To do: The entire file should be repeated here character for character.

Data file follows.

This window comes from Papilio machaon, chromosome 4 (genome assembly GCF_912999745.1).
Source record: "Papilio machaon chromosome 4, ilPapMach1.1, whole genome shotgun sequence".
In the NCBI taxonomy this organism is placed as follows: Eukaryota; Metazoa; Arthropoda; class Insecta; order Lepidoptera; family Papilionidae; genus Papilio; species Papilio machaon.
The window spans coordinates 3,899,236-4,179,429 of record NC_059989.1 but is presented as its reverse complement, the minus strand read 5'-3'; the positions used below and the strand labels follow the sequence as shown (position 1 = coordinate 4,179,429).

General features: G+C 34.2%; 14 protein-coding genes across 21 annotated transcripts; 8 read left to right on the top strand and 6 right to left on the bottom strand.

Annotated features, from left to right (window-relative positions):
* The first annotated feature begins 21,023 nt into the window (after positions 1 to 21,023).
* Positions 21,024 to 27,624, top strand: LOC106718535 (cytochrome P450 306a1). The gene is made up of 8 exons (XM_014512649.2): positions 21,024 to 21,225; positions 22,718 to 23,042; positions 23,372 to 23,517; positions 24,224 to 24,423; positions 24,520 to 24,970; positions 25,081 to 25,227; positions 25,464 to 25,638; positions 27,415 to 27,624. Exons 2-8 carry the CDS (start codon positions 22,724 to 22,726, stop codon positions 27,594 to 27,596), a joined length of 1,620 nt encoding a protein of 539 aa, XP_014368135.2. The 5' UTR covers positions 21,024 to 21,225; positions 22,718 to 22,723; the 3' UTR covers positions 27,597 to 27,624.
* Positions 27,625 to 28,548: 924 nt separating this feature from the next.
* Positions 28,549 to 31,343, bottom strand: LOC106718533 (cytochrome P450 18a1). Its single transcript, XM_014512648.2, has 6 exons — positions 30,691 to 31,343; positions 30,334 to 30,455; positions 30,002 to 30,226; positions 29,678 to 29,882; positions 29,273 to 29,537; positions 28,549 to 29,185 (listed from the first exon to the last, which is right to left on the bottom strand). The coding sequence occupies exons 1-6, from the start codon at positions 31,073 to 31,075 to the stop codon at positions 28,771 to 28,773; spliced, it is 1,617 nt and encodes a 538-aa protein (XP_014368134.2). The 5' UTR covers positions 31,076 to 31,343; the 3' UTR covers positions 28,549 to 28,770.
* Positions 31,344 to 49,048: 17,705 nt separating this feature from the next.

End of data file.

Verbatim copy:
This window comes from Papilio machaon, chromosome 4 (genome assembly GCF_912999745.1).
Source record: "Papilio machaon chromosome 4, ilPapMach1.1, whole genome shotgun sequence".
In the NCBI taxonomy this organism is placed as follows: Eukaryota; Metazoa; Arthropoda; class Insecta; order Lepidoptera; family Papilionidae; genus Papilio; species Papilio machaon.
The window spans coordinates 3,899,236-4,179,429 of record NC_059989.1 but is presented as its reverse complement, the minus strand read 5'-3'; the positions used below and the strand labels follow the sequence as shown (position 1 = coordinate 4,179,429).

General features: G+C 34.2%; 14 protein-coding genes across 21 annotated transcripts; 8 read left to right on the top strand and 6 right to left on the bottom strand.

Annotated features, from left to right (window-relative positions):
* The first annotated feature begins 21,023 nt into the window (after positions 1 to 21,023).
* Positions 21,024 to 27,624, top strand: LOC106718535 (cytochrome P450 306a1). The gene is made up of 8 exons (XM_014512649.2): positions 21,024 to 21,225; positions 22,718 to 23,042; positions 23,372 to 23,517; positions 24,224 to 24,423; positions 24,520 to 24,970; positions 25,081 to 25,227; positions 25,464 to 25,638; positions 27,415 to 27,624. Exons 2-8 carry the CDS (start codon positions 22,724 to 22,726, stop codon positions 27,594 to 27,596), a joined length of 1,620 nt encoding a protein of 539 aa, XP_014368135.2. The 5' UTR covers positions 21,024 to 21,225; positions 22,718 to 22,723; the 3' UTR covers positions 27,597 to 27,624.
* Positions 27,625 to 28,548: 924 nt separating this feature from the next.
* Positions 28,549 to 31,343, bottom strand: LOC106718533 (cytochrome P450 18a1). Its single transcript, XM_014512648.2, has 6 exons — positions 30,691 to 31,343; positions 30,334 to 30,455; positions 30,002 to 30,226; positions 29,678 to 29,882; positions 29,273 to 29,537; positions 28,549 to 29,185 (listed from the first exon to the last, which is right to left on the bottom strand). The coding sequence occupies exons 1-6, from the start codon at positions 31,073 to 31,075 to the stop codon at positions 28,771 to 28,773; spliced, it is 1,617 nt and encodes a 538-aa protein (XP_014368134.2). The 5' UTR covers positions 31,076 to 31,343; the 3' UTR covers positions 28,549 to 28,770.
* Positions 31,344 to 49,048: 17,705 nt separating this feature from the next.